El Paso Times
Juarez police found, chased and exchanged gunfire with car-theft suspects Tuesday morning. The suspects crashed at the intersection of Malecn Avenue and Xochimilco Street, less than half a mile from the border. The gunfire prompted the lockdown of three El Paso schools.
Mayor Héctor "Teto" Murguía disagreed with El Paso authorities and said on Wednesday he doesn't believe a bullet that struck a woman in Downtown El Paso on Tuesday came from Juárez.
Instead, Murguía hinted authorities should investigate whether the bullet was fired from the U.S. or an American weapon smuggled into Mexico.
"I think it is unlikely that the bullet was from Ciudad Juárez. They would be better served looking at 'Fast and Furious' operations," Murguía said referring to the name of a botched U.S. Bureau of Alcohol, Tobacco, Firearms and Explosives operation that allowed guns to be smuggled into Mexico.
On Tuesday about 11 a.m., Maria Romero, 48, who was shopping in the 200 block of East Overland Avenue, was shot in the leg by a stray bullet. Romero was treated for a minor wound at Universal Medical Center and released the same day.
The incident could be the first time a person in El Paso has been wounded by a bullet fired in Juárez since drug-related violence began in 2008.
El Paso Police Chief Greg Allen said at a news conference Tuesday that he believed the bullet was fired from Juárez during a confrontation between police officers and two car thieves that occurred around the same time near the Rio Grande.
The bullet that hit Romero was a .223-caliber, a type of ammunition used by Juárez police assault rifles, and didn't match the caliber of firearms reportedly seized from the carjacking suspects.
According to the Chihuahua state's prosecutor's office, authorities retrieved 83 .223-caliber bullet casings and nine 9mm casings.
El Paso police estimated the shot was fired from about 3,000 feet (or 0.56 miles) from where the woman was hit. They said it is not an unusual distance for a rifle round.
Juarez Mayor Hector Murgola believes the bullet that hit a woman in El Paso Tuesday came from the United States.
Murguía questioned whether a bullet fired in Juárez could have traveled that far with buildings and cars. Murguía cited city technicians and said the bullet couldn't have gone farther than 750 meters, or 0.47 miles.
"From where the bullet came, and where it landed, the distance is not close," he said.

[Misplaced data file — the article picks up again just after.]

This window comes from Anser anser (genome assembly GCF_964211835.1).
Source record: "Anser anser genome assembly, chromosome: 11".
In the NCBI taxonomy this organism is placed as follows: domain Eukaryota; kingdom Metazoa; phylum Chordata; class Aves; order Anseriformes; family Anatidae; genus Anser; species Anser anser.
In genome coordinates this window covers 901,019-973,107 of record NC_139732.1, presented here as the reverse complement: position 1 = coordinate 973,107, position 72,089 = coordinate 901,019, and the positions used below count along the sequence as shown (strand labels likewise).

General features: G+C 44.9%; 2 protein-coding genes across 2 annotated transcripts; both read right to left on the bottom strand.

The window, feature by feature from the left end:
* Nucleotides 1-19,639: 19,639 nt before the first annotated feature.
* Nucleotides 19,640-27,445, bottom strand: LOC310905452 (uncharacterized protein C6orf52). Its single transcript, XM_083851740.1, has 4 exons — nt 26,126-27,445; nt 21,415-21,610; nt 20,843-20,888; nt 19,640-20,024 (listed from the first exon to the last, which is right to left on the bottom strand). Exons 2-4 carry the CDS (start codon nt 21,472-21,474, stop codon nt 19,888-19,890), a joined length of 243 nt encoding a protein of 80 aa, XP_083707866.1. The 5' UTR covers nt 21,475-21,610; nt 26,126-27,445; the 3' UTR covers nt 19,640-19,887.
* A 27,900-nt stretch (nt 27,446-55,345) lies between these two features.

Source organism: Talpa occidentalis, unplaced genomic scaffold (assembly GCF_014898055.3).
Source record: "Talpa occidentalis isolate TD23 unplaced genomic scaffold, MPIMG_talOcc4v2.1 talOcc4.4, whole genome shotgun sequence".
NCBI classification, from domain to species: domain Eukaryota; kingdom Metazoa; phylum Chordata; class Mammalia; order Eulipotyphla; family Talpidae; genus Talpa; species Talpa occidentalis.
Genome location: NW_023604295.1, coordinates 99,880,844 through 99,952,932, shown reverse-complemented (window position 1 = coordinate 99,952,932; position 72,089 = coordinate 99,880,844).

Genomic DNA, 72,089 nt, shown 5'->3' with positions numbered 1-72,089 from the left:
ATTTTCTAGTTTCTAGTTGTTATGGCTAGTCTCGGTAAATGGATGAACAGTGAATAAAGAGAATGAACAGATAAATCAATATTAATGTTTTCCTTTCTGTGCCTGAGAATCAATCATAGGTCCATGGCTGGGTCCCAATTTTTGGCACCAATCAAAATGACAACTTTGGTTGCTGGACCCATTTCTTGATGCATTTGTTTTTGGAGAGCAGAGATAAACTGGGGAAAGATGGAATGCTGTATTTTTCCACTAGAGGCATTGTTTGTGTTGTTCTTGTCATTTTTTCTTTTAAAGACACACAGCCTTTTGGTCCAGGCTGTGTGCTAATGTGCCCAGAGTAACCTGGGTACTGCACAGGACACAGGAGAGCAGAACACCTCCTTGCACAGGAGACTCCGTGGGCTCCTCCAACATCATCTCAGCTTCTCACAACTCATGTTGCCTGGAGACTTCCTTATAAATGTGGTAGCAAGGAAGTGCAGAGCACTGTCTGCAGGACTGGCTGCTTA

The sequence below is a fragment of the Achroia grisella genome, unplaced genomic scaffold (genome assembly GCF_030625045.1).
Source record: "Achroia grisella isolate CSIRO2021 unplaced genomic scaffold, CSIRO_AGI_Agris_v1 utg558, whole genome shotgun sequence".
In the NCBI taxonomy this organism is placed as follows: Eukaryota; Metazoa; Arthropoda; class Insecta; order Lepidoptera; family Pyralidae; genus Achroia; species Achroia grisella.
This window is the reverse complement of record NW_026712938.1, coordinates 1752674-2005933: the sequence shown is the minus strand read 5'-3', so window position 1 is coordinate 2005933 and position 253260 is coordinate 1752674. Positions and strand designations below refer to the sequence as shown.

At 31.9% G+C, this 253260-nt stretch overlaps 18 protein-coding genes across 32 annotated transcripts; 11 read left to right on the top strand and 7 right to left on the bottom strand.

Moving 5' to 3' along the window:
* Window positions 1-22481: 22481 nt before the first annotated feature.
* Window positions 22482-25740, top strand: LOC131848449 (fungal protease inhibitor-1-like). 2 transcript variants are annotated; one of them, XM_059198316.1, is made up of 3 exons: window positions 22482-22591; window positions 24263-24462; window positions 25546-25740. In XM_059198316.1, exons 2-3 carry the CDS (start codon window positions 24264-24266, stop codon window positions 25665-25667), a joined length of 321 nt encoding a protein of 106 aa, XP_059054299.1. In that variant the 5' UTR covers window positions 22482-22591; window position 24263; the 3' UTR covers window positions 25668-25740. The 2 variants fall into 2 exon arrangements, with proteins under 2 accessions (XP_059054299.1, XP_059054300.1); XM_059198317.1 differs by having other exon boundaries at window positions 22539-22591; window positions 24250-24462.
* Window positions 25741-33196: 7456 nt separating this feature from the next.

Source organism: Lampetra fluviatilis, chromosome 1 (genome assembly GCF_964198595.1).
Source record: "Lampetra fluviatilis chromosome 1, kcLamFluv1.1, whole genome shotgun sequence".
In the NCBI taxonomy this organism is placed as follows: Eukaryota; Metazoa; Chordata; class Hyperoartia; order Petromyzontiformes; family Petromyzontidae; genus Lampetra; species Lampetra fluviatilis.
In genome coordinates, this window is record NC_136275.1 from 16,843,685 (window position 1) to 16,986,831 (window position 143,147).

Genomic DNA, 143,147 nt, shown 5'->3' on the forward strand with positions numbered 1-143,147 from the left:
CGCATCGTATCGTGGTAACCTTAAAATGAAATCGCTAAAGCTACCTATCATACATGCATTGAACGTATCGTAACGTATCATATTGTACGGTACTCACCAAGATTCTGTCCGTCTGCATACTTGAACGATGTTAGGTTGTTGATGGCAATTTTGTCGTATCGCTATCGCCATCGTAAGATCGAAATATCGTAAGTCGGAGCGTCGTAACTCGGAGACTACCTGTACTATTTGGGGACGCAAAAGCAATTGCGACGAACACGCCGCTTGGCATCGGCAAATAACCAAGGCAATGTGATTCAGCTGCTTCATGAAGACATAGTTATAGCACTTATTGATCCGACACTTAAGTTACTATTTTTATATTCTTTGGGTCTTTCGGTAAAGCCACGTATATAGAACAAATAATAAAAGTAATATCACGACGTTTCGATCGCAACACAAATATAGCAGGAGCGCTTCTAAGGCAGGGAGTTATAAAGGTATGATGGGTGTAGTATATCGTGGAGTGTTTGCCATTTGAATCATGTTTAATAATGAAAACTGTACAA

However, ballistics experts disagreed.
"I'd say it can easily go over a mile," said Max J. Scott, owner of a crime scene reconstruction firm, Forensic Trio, in Lafayette, Colo.
Ballistics experts with RNA Consulting in Los Altos Hills, Calif., said that .223-caliber bullets would not be recommended to shoot a target 3,000 feet away, but added they could travel the distance without much problem.
El Paso Mayor John Cook acknowledged there was no way to conclusively determine whether the bullet was fired from Juárez without a ballistics test on the bullet that injured Romero and the weapons fired during the confrontation. But Cook said that after looking at the evidence, it appeared "very possible" the bullet came from the other side of the border.
"Intuitively, you'd think it's more than coincidental that at the same exact moment there's a gunbattle in Juárez, a bullet hits someone a half a mile away, considering that assault rifles will fire bullets over a mile," he said. "It would seem reasonable there's a possibility that that's where it came from, especially since there were no other reports of gunfire."
Murguía said he would like some proof and a detailed report of what happened on Tuesday and how a stray bullet landed in El Paso before he or anyone else "blames" the Juárez municipal police officers for the incident. And even if the bullet came from Juárez, the incident should be seen as a rare occurrence, he said.
After hearing reports of Murguía's comments, Cook responded by offering to conduct the needed tests in El Paso.
"There's one way we could find out for sure" what happened, Cook said. "We're sending the bullet to ballistic tests, and if he wants to send us all the weapons involved, we can check them. If there were assault rifles in that shooting in Juárez that fire .223s, we can compare bullets that we fire in the fire range. But I doubt that they would allow us to do that."
Wednesday's incident once again raised concerns about cross-border violence -- concerns that both Cook and Murguía have repeatedly tried to abate in their cities.
Cook has defended El Paso's image as the country's safest city by saying there is no evidence that bloodshed in Juárez has spilled over. Murguía, along with Chihuahua Gov. César Duarte and Mexican President Felipe Calderón, often point to declining crime statistics from last year to argue that public safety has improved.
The two mayors said Wednesday they hadn't had a chance to discuss Tuesday's incident. Cook said each has left phone messages for the other, and Murguía said he would contact Cook as soon as possible.
Murguía hinted he was open to a cross-border investigation, but he did not confirm one would take place.
"We're going to do everything possible to collaborate with each other and ensure that Ciudad Juárez and El Paso as a region come out as least-hurt as possible (from this incident) and things don't get tense," he said.